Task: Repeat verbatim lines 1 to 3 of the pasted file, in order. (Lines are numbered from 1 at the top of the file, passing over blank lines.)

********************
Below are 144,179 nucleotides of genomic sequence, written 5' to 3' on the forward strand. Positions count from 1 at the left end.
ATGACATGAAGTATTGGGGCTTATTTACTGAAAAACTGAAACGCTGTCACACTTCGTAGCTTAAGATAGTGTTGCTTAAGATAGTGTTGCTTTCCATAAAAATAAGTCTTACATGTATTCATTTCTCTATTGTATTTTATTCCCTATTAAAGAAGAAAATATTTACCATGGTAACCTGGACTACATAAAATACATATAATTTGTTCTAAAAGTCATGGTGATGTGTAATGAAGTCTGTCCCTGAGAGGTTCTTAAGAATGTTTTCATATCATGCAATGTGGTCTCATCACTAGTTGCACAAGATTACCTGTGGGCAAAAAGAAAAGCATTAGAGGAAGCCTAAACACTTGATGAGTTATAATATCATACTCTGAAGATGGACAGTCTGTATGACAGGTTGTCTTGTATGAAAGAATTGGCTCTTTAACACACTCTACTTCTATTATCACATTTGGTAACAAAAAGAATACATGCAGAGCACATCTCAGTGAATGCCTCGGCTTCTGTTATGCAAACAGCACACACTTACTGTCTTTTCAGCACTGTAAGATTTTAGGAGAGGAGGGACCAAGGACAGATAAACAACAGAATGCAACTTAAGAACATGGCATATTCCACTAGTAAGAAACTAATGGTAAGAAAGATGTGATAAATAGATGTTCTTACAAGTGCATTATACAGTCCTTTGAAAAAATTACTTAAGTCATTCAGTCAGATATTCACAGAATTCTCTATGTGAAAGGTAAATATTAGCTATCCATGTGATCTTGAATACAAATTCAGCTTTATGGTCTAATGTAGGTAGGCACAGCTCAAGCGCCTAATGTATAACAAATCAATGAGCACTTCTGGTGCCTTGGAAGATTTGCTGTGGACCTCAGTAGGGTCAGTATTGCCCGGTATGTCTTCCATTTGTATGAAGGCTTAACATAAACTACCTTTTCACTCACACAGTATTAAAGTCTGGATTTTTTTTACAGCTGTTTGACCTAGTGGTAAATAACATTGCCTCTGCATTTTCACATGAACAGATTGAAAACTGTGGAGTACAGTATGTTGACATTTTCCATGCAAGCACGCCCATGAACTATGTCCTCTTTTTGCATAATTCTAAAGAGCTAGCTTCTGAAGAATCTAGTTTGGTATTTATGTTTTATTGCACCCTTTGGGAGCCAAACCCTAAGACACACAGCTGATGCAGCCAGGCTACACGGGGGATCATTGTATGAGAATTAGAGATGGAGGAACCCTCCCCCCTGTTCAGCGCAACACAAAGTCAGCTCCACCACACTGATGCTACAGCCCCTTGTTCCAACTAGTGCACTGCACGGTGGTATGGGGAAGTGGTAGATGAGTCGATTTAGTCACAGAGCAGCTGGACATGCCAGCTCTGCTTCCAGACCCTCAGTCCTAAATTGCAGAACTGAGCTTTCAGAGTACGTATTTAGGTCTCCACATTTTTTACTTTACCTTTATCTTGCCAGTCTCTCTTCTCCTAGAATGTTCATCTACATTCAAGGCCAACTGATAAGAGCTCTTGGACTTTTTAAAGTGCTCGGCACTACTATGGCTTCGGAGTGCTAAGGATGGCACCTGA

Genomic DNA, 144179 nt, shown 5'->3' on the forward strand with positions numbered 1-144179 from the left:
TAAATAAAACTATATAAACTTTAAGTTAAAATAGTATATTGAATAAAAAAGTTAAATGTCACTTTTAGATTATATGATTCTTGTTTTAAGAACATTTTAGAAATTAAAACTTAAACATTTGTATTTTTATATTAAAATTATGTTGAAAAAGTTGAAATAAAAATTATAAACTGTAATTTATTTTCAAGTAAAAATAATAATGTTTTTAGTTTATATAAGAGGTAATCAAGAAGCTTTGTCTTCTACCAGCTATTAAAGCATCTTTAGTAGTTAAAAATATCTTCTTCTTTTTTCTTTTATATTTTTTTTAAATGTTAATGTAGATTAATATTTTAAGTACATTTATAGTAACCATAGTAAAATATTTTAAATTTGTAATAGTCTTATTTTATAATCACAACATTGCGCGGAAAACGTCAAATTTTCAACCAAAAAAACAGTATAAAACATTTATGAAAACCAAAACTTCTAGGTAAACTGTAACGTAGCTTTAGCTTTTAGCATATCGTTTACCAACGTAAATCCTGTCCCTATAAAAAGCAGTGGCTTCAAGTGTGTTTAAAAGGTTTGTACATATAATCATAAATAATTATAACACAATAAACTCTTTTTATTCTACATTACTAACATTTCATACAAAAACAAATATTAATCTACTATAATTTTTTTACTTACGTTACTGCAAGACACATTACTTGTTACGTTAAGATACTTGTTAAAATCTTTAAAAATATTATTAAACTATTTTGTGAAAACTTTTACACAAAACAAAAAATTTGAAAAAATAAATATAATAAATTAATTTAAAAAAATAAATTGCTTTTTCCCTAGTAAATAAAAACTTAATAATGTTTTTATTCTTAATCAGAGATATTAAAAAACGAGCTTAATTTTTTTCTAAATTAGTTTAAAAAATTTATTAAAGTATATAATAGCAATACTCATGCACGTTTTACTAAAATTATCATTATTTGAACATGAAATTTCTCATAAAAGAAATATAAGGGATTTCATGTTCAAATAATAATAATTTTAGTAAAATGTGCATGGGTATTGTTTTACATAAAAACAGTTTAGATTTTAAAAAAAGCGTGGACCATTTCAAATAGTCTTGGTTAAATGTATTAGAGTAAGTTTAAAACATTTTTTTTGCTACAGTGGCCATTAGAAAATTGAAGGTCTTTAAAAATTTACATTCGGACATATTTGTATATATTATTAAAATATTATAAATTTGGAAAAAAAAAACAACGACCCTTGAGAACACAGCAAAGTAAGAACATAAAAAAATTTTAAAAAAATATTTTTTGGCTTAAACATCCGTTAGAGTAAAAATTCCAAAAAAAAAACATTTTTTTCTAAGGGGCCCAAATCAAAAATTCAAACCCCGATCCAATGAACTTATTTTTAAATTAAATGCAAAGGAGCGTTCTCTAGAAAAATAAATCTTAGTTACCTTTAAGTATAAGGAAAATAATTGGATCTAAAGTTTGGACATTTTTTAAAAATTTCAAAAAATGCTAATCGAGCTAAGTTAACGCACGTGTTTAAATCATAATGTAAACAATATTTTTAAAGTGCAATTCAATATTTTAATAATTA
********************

Below are 144,179 nucleotides of genomic sequence, written 5' to 3' on the forward strand. Positions count from 1 at the left end.
ATGACATGAAGTATTGGGGCTTATTTACTGAAAAACTGAAACGCTGTCACACTTCGTAGCTTAAGATAGTGTTGCTTAAGATAGTGTTGCTTTCCATAAAAATAAGTCTTACATGTATTCATTTCTCTATTGTATTTTATTCCCTATTAAAGAAGAAAATATTTACCATGGTAACCTGGACTACATAAAATACATATAATTTGTTCTAAAAGTCATGGTGATGTGTAATGAAGTCTGTCCCTGAGAGGTTCTTAAGAATGTTTTCATATCATGCAATGTGGTCTCATCACTAGTTGCACAAGATTACCTGTGGGCAAAAAGAAAAGCATTAGAGGAAGCCTAAACACTTGATGAGTTATAATATCATACTCTGAAGATGGACAGTCTGTATGACAGGTTGTCTTGTATGAAAGAATTGGCTCTTTAACACACTCTACTTCTATTATCACATTTGGTAACAAAAAGAATACATGCAGAGCACATCTCAGTGAATGCCTCGGCTTCTGTTATGCAAACAGCACACACTTACTGTCTTTTCAGCACTGTAAGATTTTAGGAGAGGAGGGACCAAGGACAGATAAACAACAGAATGCAACTTAAGAACATGGCATATTCCACTAGTAAGAAACTAATGGTAAGAAAGATGTGATAAATAGATGTTCTTACAAGTGCATTATACAGTCCTTTGAAAAAATTACTTAAGTCATTCAGTCAGATATTCACAGAATTCTCTATGTGAAAGGTAAATATTAGCTATCCATGTGATCTTGAATACAAATTCAGCTTTATGGTCTAATGTAGGTAGGCACAGCTCAAGCGCCTAATGTATAACAAATCAATGAGCACTTCTGGTGCCTTGGAAGATTTGCTGTGGACCTCAGTAGGGTCAGTATTGCCCGGTATGTCTTCCATTTGTATGAAGGCTTAACATAAACTACCTTTTCACTCACACAGTATTAAAGTCTGGATTTTTTTTACAGCTGTTTGACCTAGTGGTAAATAACATTGCCTCTGCATTTTCACATGAACAGATTGAAAACTGTGGAGTACAGTATGTTGACATTTTCCATGCAAGCACGCCCATGAACTATGTCCTCTTTTTGCATAATTCTAAAGAGCTAGCTTCTGAAGAATCTAGTTTGGTATTTATGTTTTATTGCACCCTTTGGGAGCCAAACCCTAAGACACACAGCTGATGCAGCCAGGCTACACGGGGGATCATTGTATGAGAATTAGAGATGGAGGAACCCTCCCCCCTGTTCAGCGCAACACAAAGTCAGCTCCACCACACTGATGCTACAGCCCCTTGTTCCAACTAGTGCACTGCACGGTGGTATGGGGAAGTGGTAGATGAGTCGATTTAGTCACAGAGCAGCTGGACATGCCAGCTCTGCTTCCAGACCCTCAGTCCTAAATTGCAGAACTGAGCTTTCAGAGTACGTATTTAGGTCTCCACATTTTTTACTTTACCTTTATCTTGCCAGTCTCTCTTCTCCTAGAATGTTCATCTACATTCAAGGCCAACTGATAAGAGCTCTTGGACTTTTTAAAGTGCTCGGCACTACTATGGCTTCGGAGTGCTAAGGATGGCACCTGA

Genomic DNA, 144179 nt, shown 5'->3' on the forward strand with positions numbered 1-144179 from the left: